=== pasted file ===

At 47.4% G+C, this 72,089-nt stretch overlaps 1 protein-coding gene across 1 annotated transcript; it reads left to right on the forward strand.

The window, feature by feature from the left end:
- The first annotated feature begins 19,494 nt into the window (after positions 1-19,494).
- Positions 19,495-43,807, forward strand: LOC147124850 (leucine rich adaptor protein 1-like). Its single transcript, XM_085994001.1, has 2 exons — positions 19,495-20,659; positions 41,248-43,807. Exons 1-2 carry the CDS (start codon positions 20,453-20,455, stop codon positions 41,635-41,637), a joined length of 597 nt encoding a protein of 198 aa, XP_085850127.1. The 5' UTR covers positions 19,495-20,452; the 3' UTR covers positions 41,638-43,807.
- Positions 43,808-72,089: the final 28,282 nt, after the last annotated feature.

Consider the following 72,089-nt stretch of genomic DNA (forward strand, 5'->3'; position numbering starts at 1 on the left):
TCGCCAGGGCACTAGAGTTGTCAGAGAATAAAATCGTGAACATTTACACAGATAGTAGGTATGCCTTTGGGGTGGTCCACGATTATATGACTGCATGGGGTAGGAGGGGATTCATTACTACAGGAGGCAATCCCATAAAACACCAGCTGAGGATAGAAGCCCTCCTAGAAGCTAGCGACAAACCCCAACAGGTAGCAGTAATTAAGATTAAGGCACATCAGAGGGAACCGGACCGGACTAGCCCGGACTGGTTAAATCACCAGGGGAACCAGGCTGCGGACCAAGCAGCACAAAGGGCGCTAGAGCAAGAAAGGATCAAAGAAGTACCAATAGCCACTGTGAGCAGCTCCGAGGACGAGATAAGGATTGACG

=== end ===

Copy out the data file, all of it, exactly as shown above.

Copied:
At 47.4% G+C, this 72,089-nt stretch overlaps 1 protein-coding gene across 1 annotated transcript; it reads left to right on the forward strand.

The window, feature by feature from the left end:
- The first annotated feature begins 19,494 nt into the window (after positions 1-19,494).
- Positions 19,495-43,807, forward strand: LOC147124850 (leucine rich adaptor protein 1-like). Its single transcript, XM_085994001.1, has 2 exons — positions 19,495-20,659; positions 41,248-43,807. Exons 1-2 carry the CDS (start codon positions 20,453-20,455, stop codon positions 41,635-41,637), a joined length of 597 nt encoding a protein of 198 aa, XP_085850127.1. The 5' UTR covers positions 19,495-20,452; the 3' UTR covers positions 41,638-43,807.
- Positions 43,808-72,089: the final 28,282 nt, after the last annotated feature.

Consider the following 72,089-nt stretch of genomic DNA (forward strand, 5'->3'; position numbering starts at 1 on the left):
TCGCCAGGGCACTAGAGTTGTCAGAGAATAAAATCGTGAACATTTACACAGATAGTAGGTATGCCTTTGGGGTGGTCCACGATTATATGACTGCATGGGGTAGGAGGGGATTCATTACTACAGGAGGCAATCCCATAAAACACCAGCTGAGGATAGAAGCCCTCCTAGAAGCTAGCGACAAACCCCAACAGGTAGCAGTAATTAAGATTAAGGCACATCAGAGGGAACCGGACCGGACTAGCCCGGACTGGTTAAATCACCAGGGGAACCAGGCTGCGGACCAAGCAGCACAAAGGGCGCTAGAGCAAGAAAGGATCAAAGAAGTACCAATAGCCACTGTGAGCAGCTCCGAGGACGAGATAAGGATTGACG